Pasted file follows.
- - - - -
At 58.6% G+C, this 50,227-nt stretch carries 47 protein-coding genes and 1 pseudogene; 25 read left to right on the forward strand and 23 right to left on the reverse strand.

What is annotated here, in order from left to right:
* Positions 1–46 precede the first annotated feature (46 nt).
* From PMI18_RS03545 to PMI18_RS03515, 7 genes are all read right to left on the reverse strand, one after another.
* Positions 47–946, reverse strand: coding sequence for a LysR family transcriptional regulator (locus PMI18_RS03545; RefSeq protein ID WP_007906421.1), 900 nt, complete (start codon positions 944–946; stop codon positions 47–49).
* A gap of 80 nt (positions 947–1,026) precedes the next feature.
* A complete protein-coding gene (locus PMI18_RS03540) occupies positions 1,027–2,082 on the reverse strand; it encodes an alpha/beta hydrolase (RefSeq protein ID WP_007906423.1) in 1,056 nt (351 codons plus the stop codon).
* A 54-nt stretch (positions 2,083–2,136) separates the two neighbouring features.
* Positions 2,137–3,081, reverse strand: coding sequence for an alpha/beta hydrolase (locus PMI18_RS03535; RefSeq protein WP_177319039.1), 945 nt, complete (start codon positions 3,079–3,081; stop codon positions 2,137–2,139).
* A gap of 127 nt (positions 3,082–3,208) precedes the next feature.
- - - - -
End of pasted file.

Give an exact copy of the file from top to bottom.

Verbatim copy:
At 58.6% G+C, this 50,227-nt stretch carries 47 protein-coding genes and 1 pseudogene; 25 read left to right on the forward strand and 23 right to left on the reverse strand.

What is annotated here, in order from left to right:
* Positions 1–46 precede the first annotated feature (46 nt).
* From PMI18_RS03545 to PMI18_RS03515, 7 genes are all read right to left on the reverse strand, one after another.
* Positions 47–946, reverse strand: coding sequence for a LysR family transcriptional regulator (locus PMI18_RS03545; RefSeq protein ID WP_007906421.1), 900 nt, complete (start codon positions 944–946; stop codon positions 47–49).
* A gap of 80 nt (positions 947–1,026) precedes the next feature.
* A complete protein-coding gene (locus PMI18_RS03540) occupies positions 1,027–2,082 on the reverse strand; it encodes an alpha/beta hydrolase (RefSeq protein ID WP_007906423.1) in 1,056 nt (351 codons plus the stop codon).
* A 54-nt stretch (positions 2,083–2,136) separates the two neighbouring features.
* Positions 2,137–3,081, reverse strand: coding sequence for an alpha/beta hydrolase (locus PMI18_RS03535; RefSeq protein WP_177319039.1), 945 nt, complete (start codon positions 3,079–3,081; stop codon positions 2,137–2,139).
* A gap of 127 nt (positions 3,082–3,208) precedes the next feature.